Cambridge Dictionaries online Cambridge Dictionaries online

The most popular online dictionary and thesaurus for learners of English

English definition of “bite”

bite

verb uk   /baɪt/ (bit, bitten) us  

bite verb (USE TEETH)

B1 [I or T] to use your teeth to cut into something or someone: He bit into the apple. He bites his fingernails. [I] When a fish bites, it swallows the food on the hook (= curved piece of wire) at the end of a fishing line: The fish aren't biting today.

bite verb (SNAKE/INSECT)

If an insect or snake bites you, it injures you by making a small hole in your skin: An insect bit me on the arm.

bite verb (AFFECT BADLY)

[I] to have a bad or unpleasant effect: Higher mortgage rates are beginning to bite.

bite verb (SHOW INTEREST)

[I] to show interest in buying something: The new service is now available but clients don't seem to be biting.

bite

noun uk   /baɪt/ us  

bite noun (USING TEETH)

B2 [C] the act of biting something: He took a bite (= bit a piece) out of the apple.

bite noun (INJURY)

B2 [C] a sore place or injury where a person, an animal, or an insect has bitten you

bite noun (FISH)

[S] the act of a fish biting the hook (= curved piece of wire) on the end of a fishing line so that it is caught

bite noun (FOOD)

have a bite to eat C2 (also have a quick bite) informal to eat a small amount of food or a small meal

bite noun (STRONG TASTE)

[U] If food has bite, it has a sharp or strong taste: I like mustard with a bit of bite.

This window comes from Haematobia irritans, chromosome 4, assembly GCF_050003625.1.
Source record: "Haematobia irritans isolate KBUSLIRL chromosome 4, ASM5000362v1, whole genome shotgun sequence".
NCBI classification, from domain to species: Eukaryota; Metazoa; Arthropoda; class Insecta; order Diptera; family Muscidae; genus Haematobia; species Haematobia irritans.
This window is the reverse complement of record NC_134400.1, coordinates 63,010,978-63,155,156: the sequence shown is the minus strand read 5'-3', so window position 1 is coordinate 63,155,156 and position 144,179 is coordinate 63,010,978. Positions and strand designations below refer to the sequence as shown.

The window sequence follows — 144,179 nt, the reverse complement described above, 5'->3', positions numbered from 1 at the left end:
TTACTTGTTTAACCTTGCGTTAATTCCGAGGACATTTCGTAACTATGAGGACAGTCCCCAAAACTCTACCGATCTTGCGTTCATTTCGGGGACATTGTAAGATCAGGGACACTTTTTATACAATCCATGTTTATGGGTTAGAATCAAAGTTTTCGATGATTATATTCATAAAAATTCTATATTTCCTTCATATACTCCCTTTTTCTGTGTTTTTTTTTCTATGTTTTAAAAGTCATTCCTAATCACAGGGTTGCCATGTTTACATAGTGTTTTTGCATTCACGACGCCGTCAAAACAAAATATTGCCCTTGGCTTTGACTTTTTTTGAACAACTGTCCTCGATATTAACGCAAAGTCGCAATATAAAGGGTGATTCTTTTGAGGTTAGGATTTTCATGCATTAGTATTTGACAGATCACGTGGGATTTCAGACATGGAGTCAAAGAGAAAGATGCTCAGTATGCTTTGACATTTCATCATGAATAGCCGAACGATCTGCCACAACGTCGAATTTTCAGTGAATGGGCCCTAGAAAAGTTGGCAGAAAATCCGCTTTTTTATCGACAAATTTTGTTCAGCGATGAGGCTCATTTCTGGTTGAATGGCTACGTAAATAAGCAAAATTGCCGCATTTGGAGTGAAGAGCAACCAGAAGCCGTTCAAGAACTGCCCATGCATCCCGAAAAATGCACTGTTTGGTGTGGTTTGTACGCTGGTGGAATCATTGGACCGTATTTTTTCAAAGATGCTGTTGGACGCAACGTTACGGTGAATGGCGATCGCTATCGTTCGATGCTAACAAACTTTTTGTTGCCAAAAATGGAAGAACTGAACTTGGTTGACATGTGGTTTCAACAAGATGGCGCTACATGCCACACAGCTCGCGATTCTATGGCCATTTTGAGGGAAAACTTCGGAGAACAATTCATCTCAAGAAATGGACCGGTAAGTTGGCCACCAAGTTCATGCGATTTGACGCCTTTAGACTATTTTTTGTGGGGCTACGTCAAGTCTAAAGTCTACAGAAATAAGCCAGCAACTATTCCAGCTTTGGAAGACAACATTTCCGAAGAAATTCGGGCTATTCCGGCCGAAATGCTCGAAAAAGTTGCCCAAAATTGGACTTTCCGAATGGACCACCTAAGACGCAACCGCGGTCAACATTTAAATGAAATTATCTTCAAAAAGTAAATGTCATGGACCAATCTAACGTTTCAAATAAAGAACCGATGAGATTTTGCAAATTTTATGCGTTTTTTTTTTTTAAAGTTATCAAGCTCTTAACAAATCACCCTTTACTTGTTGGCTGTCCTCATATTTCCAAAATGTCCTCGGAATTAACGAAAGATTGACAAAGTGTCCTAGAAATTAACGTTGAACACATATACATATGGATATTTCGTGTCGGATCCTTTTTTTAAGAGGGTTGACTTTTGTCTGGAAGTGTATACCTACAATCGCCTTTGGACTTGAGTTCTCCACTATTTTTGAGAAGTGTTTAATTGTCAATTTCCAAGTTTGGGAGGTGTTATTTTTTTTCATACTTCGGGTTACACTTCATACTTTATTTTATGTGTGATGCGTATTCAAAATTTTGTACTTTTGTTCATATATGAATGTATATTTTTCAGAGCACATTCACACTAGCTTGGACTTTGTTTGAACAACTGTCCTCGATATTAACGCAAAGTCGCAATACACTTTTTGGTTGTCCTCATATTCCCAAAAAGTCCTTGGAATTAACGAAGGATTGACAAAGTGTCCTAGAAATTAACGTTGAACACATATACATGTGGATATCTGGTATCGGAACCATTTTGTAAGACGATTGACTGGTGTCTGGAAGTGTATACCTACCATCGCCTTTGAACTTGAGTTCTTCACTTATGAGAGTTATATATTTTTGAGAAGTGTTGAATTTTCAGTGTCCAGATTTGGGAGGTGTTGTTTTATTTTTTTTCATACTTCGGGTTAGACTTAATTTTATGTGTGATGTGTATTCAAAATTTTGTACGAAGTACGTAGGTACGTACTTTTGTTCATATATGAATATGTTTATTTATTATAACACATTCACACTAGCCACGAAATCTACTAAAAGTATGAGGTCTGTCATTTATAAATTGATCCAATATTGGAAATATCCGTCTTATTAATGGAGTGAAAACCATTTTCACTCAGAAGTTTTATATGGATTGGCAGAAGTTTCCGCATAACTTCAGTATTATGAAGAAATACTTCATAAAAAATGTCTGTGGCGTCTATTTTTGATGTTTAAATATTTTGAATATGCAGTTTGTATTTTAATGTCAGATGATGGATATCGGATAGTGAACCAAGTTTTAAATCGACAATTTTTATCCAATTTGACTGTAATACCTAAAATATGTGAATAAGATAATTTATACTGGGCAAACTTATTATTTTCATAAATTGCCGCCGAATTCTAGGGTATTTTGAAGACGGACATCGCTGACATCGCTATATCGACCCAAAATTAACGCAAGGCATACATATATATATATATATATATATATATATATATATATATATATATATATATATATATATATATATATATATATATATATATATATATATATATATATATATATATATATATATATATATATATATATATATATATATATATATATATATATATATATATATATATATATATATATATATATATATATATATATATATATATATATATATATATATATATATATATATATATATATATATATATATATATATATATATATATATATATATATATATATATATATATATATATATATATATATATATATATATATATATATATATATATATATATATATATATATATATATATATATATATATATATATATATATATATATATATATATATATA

bite noun (STRONG EFFECT)

[U] a powerful effect: This satire has (real) bite.
(Definition of bite from the Cambridge Advanced Learners Dictionary & Thesaurus © Cambridge University Press)
What is the pronunciation of bite?
Browse related topics

You are looking at an entry to do with Outcomes and consequences, but you might be interested in these topics from the Causing and forcing topic area:

Add Cambridge dictionaries to your browser to your website

Definitions of “bite” in other dictionaries

Word of the Day

look on the bright side

to find good things in a bad situation

Word of the Day

The language of work

by Kate Woodford,
October 15, 2014
Most of us talk about our jobs. We tell our family and friends interesting or funny things that have happened in the workplace (=room where we do our job), we describe – and sometimes complain about – our bosses and colleagues and when we meet someone for the first time, we tell

Read More 

life tracking noun

October 20, 2014
the use of one or more devices or apps to monitor health, exercise, how time is spent, etc.

Read More